Wisconsin Guard members take part in national emergency response exercise

  • Published
  • By 1st Lt. Brian Faltinson
  • Wisconsin National Guard
Nearly 600 Wisconsin National Guard Soldiers and Airmen were among more than 1,100 military personnel - as well as local, state and federal emergency responders from across the nation - to converge on the Wisconsin Air National Guard's Volk Field Combat Readiness Training Center July 13-20 for the National Guard's PATRIOT 12 domestic response exercise.

PATRIOT 12 gauges the National Guard's ability to assist a variety of civilian emergency response agencies during a large-scale disaster or other domestic emergency. This year's exercise revolved around several powerful - but notional - earthquakes causing catastrophic damage to the Appleton, Wis., area. In the scenario, severe damage to roads, residential and public buildings as well as hospitals quickly overwhelmed local authorities, who requested assistance from state and federal agencies - to include Army and Air National Guard units across the country.

The exercise fits well within Air National Guard Director Lt. Gen. Harry M. Wyatt's vision of the National Guard as the nation's first military responder to domestic emergencies. Maj. Gen. Don Dunbar, adjutant general of Wisconsin, stressed the importance of the National Guard training with civilian emergency response agencies.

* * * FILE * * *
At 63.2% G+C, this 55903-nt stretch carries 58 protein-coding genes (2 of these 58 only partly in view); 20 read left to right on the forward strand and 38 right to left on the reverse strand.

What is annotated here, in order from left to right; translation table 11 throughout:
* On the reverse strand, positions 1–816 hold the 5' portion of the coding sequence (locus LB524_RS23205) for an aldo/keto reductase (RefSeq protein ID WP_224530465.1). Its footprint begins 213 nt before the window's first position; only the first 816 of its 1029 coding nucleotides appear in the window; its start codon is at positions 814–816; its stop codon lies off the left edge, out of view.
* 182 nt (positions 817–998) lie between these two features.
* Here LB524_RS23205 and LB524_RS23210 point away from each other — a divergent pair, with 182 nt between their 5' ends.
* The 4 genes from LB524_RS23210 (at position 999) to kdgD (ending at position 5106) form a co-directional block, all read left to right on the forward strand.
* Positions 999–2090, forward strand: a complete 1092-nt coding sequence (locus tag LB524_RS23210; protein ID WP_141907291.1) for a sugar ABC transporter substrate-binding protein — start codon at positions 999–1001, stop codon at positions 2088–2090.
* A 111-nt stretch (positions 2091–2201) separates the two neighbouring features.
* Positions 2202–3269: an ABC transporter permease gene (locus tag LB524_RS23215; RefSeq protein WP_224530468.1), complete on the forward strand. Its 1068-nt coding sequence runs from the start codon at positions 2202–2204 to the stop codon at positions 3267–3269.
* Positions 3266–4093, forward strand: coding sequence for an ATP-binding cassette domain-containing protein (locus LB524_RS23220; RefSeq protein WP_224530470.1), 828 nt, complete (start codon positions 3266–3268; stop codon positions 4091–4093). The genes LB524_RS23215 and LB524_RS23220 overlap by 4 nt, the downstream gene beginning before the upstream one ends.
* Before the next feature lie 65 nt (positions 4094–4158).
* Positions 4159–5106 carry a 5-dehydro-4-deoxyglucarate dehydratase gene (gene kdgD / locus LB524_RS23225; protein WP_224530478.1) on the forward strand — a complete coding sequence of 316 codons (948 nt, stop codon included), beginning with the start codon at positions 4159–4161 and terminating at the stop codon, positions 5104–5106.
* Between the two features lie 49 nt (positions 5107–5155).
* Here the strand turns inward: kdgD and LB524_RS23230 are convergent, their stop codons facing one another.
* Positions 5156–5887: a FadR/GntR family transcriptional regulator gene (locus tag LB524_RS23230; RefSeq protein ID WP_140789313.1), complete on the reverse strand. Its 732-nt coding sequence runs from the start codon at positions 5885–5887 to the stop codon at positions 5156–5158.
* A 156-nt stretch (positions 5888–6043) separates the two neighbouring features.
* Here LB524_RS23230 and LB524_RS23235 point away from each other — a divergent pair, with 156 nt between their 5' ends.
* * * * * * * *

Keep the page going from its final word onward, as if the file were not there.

"The country is relying on the National Guard, and they are relying on us to connect to the other parts of federal government, state government and local government," Dunbar said. "That is what these exercises are about."

Wisconsin National Guard members participated either at the PATRIOT 12 exercise site at Volk Field or at the Wisconsin National Guard Joint Operations Center in Madison. The nature of the exercise allowed several Wisconsin units to accomplish very different training goals.

Capt. Mindy Mingerink, commander of the 32nd Military Police (MP) Company of Milwaukee and Oconomowoc, said the training makes her unit ready to assume responsibility as the Wisconsin National Guard's Quick Reaction Force (QRF). The QRF often is the first unit called upon when the Wisconsin National Guard supports local authorities during an emergency. The exercise allowed the unit to conduct many QRF key tasks. During one scenario, the unit set up road blocks to prevent people from entering a chemically contaminated area. Crowds of people approached the roadblock seeking information and assistance and were met by Sgt. Eugene Aten, who soon calmed the situation.

"They were a little violent at first," Aten said. "I talked them down and let them know that the Red Cross is here to help them out and we are here to help them out."

While the QRF validation was the unit's primary goal, Mingerink was pleased with the training's impact on the unit's younger Soldiers who were attending their first annual training.

"Everyone now sees how the moving pieces work together," she said.